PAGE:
According to Julian, even the science of etymology is a little hazy when it comes to the place-name Bexhill. It might mean ‘a wood or clearing where box trees grow’ or it might be derived from words meaning ‘windy hill.’ Nobody really knows.
Linking to Beuys and the German connection, Julian talked about “the barrack phase” of the town’s history when, in the early 1800s, thousands of Hanoverian soldiers were billeted in the area. There’s plenty of historical evidence for this. But he also mentioned the local belief that during World War II, a German spy lived in the roof spaces of the De la Warr Pavilion and at night opened the blackout blinds so that the German pilots could see their targets more clearly! It’s a great story. But is it true?
I particularly liked Julian’s account of the ‘discovery’ of coal in the Bexhill area during the early 1800s. In fact, it wasn’t coal at all but that didn’t stop the promoters of this venture insisting that it was! In the end, they lost all their money but not before they’d persuaded many otherwise sensible and rational people to invest in a seam of coal that didn’t even exist!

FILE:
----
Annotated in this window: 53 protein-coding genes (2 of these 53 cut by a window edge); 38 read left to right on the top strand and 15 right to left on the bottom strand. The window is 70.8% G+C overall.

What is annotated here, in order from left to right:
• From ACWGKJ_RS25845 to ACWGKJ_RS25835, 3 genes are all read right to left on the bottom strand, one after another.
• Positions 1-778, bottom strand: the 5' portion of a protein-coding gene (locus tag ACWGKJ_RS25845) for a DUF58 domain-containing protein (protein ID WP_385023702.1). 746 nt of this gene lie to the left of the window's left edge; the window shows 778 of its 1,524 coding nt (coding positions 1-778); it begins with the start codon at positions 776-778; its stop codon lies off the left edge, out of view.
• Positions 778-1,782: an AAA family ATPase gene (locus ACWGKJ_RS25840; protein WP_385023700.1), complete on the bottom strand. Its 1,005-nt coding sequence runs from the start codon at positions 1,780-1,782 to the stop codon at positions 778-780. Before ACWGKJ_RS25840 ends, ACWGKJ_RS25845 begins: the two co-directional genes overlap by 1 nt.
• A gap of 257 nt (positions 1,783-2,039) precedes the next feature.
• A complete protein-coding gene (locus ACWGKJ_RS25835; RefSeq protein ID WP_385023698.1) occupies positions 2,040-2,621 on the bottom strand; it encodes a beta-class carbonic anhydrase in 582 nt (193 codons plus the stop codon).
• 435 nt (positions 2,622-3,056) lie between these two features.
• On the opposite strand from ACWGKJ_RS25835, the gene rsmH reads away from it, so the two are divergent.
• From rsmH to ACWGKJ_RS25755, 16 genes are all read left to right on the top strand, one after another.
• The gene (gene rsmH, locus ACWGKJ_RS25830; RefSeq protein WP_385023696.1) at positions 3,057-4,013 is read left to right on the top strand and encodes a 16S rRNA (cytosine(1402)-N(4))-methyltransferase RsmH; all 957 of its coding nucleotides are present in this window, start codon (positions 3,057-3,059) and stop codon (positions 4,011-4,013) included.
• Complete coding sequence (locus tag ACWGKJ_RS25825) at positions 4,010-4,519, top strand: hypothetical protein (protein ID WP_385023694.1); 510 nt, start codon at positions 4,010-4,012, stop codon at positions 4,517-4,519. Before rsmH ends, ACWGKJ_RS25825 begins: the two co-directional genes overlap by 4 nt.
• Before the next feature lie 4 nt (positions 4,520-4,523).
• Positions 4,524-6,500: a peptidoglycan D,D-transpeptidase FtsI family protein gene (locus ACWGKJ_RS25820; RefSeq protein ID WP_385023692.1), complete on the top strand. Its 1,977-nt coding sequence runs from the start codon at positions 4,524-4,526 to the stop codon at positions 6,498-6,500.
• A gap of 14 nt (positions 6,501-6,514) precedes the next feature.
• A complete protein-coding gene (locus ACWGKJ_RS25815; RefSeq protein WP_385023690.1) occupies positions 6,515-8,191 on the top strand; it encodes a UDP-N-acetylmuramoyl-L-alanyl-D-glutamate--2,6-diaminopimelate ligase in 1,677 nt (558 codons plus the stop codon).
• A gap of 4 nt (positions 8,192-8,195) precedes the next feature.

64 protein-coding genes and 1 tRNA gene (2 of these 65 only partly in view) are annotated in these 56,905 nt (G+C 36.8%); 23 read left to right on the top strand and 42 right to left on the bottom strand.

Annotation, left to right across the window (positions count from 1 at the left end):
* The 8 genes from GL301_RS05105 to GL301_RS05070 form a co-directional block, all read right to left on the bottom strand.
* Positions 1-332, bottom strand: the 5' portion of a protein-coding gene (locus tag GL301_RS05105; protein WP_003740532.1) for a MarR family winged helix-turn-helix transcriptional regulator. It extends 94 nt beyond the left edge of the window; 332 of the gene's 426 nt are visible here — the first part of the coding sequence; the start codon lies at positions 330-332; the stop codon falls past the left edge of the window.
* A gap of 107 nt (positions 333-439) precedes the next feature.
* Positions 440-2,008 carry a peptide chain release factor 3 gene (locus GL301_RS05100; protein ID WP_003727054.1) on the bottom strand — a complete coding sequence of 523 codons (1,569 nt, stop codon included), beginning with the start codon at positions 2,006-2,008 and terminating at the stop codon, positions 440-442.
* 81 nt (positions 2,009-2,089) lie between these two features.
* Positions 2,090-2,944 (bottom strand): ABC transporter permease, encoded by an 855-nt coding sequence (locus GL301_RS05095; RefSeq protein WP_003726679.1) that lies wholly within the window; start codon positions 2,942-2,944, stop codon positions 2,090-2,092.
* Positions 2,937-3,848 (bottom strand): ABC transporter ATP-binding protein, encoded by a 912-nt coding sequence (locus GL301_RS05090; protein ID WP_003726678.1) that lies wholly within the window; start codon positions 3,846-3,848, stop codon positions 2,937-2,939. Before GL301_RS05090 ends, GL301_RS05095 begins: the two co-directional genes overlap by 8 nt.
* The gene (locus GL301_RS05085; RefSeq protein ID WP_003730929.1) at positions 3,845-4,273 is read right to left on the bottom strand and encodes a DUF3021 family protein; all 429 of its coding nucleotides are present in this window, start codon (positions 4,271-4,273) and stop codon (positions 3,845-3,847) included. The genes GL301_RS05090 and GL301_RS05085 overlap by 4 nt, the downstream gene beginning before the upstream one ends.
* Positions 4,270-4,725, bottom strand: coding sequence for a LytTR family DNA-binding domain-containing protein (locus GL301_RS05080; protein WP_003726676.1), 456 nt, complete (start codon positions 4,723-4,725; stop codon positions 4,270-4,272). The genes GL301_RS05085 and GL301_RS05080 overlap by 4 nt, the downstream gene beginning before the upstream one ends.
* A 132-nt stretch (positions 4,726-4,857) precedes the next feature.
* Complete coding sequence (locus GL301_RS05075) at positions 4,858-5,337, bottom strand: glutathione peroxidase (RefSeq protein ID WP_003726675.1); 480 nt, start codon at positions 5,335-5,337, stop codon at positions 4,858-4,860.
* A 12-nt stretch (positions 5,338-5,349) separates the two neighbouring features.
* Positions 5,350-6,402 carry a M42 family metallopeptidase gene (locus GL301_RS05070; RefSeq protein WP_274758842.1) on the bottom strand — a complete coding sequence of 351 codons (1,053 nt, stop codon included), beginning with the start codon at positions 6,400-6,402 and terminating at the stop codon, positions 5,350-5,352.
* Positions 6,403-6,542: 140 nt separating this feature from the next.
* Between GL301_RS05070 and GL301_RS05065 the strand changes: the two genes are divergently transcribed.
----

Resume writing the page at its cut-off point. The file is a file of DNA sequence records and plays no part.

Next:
Most of this fascinating conversation centred on the theme of smuggling – a form of ‘alternative’ economy that I can’t help thinking Beuys would have applauded. But as Julian pointed out, it’s easy to romanticise a trade in contraband goods that in reality was underpinned by violence and intimidation.
There’s plenty of hard evidence for the existence of smuggling networks in the Bexhill area. Some of the main smuggling families even kept account books, which can be seen in Bexhill Museum’s collection. (I couldn’t help thinking about our contemporary Banking trade with it’s meticulous records and dodgy principles!) But there’s also a good deal of folklore surrounding the subject as well as plenty of just plain nonsense! Julian was careful to emphasise that local folklore is a precious thing and should be recorded and celebrated. Actually, the word lore means ‘knowledge.’ But it’s a very different kind of knowledge than the stuff we derive from documentary evidence.